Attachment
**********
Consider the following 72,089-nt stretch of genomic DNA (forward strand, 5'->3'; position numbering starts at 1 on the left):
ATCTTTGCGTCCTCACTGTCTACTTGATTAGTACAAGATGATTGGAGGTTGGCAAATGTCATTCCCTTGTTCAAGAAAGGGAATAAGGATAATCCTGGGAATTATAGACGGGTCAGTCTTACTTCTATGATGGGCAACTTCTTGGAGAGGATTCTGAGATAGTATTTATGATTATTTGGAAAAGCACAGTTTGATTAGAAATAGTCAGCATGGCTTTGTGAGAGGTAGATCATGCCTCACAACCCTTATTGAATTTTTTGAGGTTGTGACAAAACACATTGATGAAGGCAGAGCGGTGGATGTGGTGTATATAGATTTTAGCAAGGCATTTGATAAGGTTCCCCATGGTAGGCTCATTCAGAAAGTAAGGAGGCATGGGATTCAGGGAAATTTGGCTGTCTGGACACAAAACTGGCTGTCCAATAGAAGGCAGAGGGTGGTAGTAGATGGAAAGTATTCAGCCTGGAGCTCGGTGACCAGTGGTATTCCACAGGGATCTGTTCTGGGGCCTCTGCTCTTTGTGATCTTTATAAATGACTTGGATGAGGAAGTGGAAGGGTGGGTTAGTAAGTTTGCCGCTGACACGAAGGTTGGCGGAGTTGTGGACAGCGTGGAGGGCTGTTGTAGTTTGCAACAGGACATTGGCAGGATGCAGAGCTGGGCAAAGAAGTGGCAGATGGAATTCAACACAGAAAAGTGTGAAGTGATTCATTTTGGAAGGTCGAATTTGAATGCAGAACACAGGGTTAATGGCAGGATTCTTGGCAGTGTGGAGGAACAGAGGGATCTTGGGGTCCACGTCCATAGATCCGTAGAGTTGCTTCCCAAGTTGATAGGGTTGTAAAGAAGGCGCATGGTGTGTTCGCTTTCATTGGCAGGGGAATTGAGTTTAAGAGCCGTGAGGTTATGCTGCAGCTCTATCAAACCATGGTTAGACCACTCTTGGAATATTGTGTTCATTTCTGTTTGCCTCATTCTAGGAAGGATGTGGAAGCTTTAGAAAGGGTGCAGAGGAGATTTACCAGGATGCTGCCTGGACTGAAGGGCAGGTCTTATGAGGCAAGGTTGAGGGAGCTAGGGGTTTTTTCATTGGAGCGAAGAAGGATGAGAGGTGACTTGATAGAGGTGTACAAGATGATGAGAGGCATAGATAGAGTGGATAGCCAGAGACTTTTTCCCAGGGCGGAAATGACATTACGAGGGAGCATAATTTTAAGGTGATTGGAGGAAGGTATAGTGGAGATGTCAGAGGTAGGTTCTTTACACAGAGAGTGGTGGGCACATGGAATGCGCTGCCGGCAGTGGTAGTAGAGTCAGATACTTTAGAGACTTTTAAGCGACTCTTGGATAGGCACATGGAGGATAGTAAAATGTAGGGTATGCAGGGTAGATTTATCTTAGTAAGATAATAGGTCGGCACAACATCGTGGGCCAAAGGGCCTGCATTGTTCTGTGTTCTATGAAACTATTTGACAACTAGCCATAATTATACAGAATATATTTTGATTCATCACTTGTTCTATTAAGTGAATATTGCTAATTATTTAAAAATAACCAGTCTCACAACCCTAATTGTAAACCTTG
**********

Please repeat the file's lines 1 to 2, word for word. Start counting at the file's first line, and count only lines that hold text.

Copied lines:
Consider the following 72,089-nt stretch of genomic DNA (forward strand, 5'->3'; position numbering starts at 1 on the left):
ATCTTTGCGTCCTCACTGTCTACTTGATTAGTACAAGATGATTGGAGGTTGGCAAATGTCATTCCCTTGTTCAAGAAAGGGAATAAGGATAATCCTGGGAATTATAGACGGGTCAGTCTTACTTCTATGATGGGCAACTTCTTGGAGAGGATTCTGAGATAGTATTTATGATTATTTGGAAAAGCACAGTTTGATTAGAAATAGTCAGCATGGCTTTGTGAGAGGTAGATCATGCCTCACAACCCTTATTGAATTTTTTGAGGTTGTGACAAAACACATTGATGAAGGCAGAGCGGTGGATGTGGTGTATATAGATTTTAGCAAGGCATTTGATAAGGTTCCCCATGGTAGGCTCATTCAGAAAGTAAGGAGGCATGGGATTCAGGGAAATTTGGCTGTCTGGACACAAAACTGGCTGTCCAATAGAAGGCAGAGGGTGGTAGTAGATGGAAAGTATTCAGCCTGGAGCTCGGTGACCAGTGGTATTCCACAGGGATCTGTTCTGGGGCCTCTGCTCTTTGTGATCTTTATAAATGACTTGGATGAGGAAGTGGAAGGGTGGGTTAGTAAGTTTGCCGCTGACACGAAGGTTGGCGGAGTTGTGGACAGCGTGGAGGGCTGTTGTAGTTTGCAACAGGACATTGGCAGGATGCAGAGCTGGGCAAAGAAGTGGCAGATGGAATTCAACACAGAAAAGTGTGAAGTGATTCATTTTGGAAGGTCGAATTTGAATGCAGAACACAGGGTTAATGGCAGGATTCTTGGCAGTGTGGAGGAACAGAGGGATCTTGGGGTCCACGTCCATAGATCCGTAGAGTTGCTTCCCAAGTTGATAGGGTTGTAAAGAAGGCGCATGGTGTGTTCGCTTTCATTGGCAGGGGAATTGAGTTTAAGAGCCGTGAGGTTATGCTGCAGCTCTATCAAACCATGGTTAGACCACTCTTGGAATATTGTGTTCATTTCTGTTTGCCTCATTCTAGGAAGGATGTGGAAGCTTTAGAAAGGGTGCAGAGGAGATTTACCAGGATGCTGCCTGGACTGAAGGGCAGGTCTTATGAGGCAAGGTTGAGGGAGCTAGGGGTTTTTTCATTGGAGCGAAGAAGGATGAGAGGTGACTTGATAGAGGTGTACAAGATGATGAGAGGCATAGATAGAGTGGATAGCCAGAGACTTTTTCCCAGGGCGGAAATGACATTACGAGGGAGCATAATTTTAAGGTGATTGGAGGAAGGTATAGTGGAGATGTCAGAGGTAGGTTCTTTACACAGAGAGTGGTGGGCACATGGAATGCGCTGCCGGCAGTGGTAGTAGAGTCAGATACTTTAGAGACTTTTAAGCGACTCTTGGATAGGCACATGGAGGATAGTAAAATGTAGGGTATGCAGGGTAGATTTATCTTAGTAAGATAATAGGTCGGCACAACATCGTGGGCCAAAGGGCCTGCATTGTTCTGTGTTCTATGAAACTATTTGACAACTAGCCATAATTATACAGAATATATTTTGATTCATCACTTGTTCTATTAAGTGAATATTGCTAATTATTTAAAAATAACCAGTCTCACAACCCTAATTGTAAACCTTG